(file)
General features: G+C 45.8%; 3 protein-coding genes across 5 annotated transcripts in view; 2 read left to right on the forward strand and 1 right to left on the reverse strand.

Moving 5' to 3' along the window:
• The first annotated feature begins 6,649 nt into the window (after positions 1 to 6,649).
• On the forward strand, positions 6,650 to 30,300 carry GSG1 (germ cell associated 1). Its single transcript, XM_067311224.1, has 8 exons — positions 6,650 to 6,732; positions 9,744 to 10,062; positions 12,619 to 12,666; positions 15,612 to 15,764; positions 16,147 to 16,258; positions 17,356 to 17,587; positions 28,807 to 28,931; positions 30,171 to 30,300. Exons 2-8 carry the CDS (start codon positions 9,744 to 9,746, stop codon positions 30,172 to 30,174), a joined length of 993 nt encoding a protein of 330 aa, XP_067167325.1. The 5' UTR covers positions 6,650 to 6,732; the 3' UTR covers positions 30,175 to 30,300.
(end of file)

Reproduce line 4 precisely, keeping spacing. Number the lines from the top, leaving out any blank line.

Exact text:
• On the forward strand, positions 6,650 to 30,300 carry GSG1 (germ cell associated 1). Its single transcript, XM_067311224.1, has 8 exons — positions 6,650 to 6,732; positions 9,744 to 10,062; positions 12,619 to 12,666; positions 15,612 to 15,764; positions 16,147 to 16,258; positions 17,356 to 17,587; positions 28,807 to 28,931; positions 30,171 to 30,300. Exons 2-8 carry the CDS (start codon positions 9,744 to 9,746, stop codon positions 30,172 to 30,174), a joined length of 993 nt encoding a protein of 330 aa, XP_067167325.1. The 5' UTR covers positions 6,650 to 6,732; the 3' UTR covers positions 30,175 to 30,300.